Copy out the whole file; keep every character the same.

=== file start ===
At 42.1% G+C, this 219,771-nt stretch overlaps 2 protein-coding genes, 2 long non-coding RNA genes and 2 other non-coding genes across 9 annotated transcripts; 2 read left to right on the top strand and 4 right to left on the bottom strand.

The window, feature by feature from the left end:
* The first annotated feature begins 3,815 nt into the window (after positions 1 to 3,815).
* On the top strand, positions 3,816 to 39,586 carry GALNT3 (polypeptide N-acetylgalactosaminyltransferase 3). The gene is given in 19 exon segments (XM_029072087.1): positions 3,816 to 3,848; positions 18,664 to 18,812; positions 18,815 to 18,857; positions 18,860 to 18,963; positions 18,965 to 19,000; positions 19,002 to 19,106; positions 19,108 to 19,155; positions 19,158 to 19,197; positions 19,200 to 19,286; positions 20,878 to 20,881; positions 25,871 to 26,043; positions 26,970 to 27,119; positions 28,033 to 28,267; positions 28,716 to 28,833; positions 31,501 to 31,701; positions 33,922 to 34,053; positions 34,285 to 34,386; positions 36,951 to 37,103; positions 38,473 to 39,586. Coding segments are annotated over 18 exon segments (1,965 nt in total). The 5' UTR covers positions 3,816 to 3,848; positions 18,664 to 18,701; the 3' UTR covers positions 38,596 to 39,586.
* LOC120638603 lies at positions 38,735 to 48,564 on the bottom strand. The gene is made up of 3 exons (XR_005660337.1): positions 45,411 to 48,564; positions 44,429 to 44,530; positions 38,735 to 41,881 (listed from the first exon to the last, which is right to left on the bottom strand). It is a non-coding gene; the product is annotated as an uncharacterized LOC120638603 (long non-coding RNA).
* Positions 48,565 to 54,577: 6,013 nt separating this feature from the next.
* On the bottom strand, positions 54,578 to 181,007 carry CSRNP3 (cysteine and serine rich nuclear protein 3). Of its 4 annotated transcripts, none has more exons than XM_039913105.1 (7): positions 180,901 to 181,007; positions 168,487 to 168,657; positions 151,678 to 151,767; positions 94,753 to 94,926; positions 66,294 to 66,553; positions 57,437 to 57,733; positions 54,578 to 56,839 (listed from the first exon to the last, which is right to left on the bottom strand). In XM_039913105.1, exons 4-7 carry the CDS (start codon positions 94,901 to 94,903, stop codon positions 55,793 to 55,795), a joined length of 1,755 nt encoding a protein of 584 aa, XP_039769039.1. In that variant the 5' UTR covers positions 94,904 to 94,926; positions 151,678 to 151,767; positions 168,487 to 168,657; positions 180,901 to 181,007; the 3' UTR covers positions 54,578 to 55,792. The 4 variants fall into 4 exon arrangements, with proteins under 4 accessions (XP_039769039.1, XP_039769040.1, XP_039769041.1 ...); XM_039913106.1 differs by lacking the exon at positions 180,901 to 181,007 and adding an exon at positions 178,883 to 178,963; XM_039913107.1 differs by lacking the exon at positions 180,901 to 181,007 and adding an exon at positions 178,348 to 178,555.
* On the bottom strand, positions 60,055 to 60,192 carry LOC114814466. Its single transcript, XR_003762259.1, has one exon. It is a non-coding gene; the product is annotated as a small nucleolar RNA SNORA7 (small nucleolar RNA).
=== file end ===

At 42.1% G+C, this 219,771-nt stretch overlaps 2 protein-coding genes, 2 long non-coding RNA genes and 2 other non-coding genes across 9 annotated transcripts; 2 read left to right on the top strand and 4 right to left on the bottom strand.

The window, feature by feature from the left end:
* The first annotated feature begins 3,815 nt into the window (after positions 1 to 3,815).
* On the top strand, positions 3,816 to 39,586 carry GALNT3 (polypeptide N-acetylgalactosaminyltransferase 3). The gene is given in 19 exon segments (XM_029072087.1): positions 3,816 to 3,848; positions 18,664 to 18,812; positions 18,815 to 18,857; positions 18,860 to 18,963; positions 18,965 to 19,000; positions 19,002 to 19,106; positions 19,108 to 19,155; positions 19,158 to 19,197; positions 19,200 to 19,286; positions 20,878 to 20,881; positions 25,871 to 26,043; positions 26,970 to 27,119; positions 28,033 to 28,267; positions 28,716 to 28,833; positions 31,501 to 31,701; positions 33,922 to 34,053; positions 34,285 to 34,386; positions 36,951 to 37,103; positions 38,473 to 39,586. Coding segments are annotated over 18 exon segments (1,965 nt in total). The 5' UTR covers positions 3,816 to 3,848; positions 18,664 to 18,701; the 3' UTR covers positions 38,596 to 39,586.
* LOC120638603 lies at positions 38,735 to 48,564 on the bottom strand. The gene is made up of 3 exons (XR_005660337.1): positions 45,411 to 48,564; positions 44,429 to 44,530; positions 38,735 to 41,881 (listed from the first exon to the last, which is right to left on the bottom strand). It is a non-coding gene; the product is annotated as an uncharacterized LOC120638603 (long non-coding RNA).
* Positions 48,565 to 54,577: 6,013 nt separating this feature from the next.
* On the bottom strand, positions 54,578 to 181,007 carry CSRNP3 (cysteine and serine rich nuclear protein 3). Of its 4 annotated transcripts, none has more exons than XM_039913105.1 (7): positions 180,901 to 181,007; positions 168,487 to 168,657; positions 151,678 to 151,767; positions 94,753 to 94,926; positions 66,294 to 66,553; positions 57,437 to 57,733; positions 54,578 to 56,839 (listed from the first exon to the last, which is right to left on the bottom strand). In XM_039913105.1, exons 4-7 carry the CDS (start codon positions 94,901 to 94,903, stop codon positions 55,793 to 55,795), a joined length of 1,755 nt encoding a protein of 584 aa, XP_039769039.1. In that variant the 5' UTR covers positions 94,904 to 94,926; positions 151,678 to 151,767; positions 168,487 to 168,657; positions 180,901 to 181,007; the 3' UTR covers positions 54,578 to 55,792. The 4 variants fall into 4 exon arrangements, with proteins under 4 accessions (XP_039769039.1, XP_039769040.1, XP_039769041.1 ...); XM_039913106.1 differs by lacking the exon at positions 180,901 to 181,007 and adding an exon at positions 178,883 to 178,963; XM_039913107.1 differs by lacking the exon at positions 180,901 to 181,007 and adding an exon at positions 178,348 to 178,555.
* On the bottom strand, positions 60,055 to 60,192 carry LOC114814466. Its single transcript, XR_003762259.1, has one exon. It is a non-coding gene; the product is annotated as a small nucleolar RNA SNORA7 (small nucleolar RNA).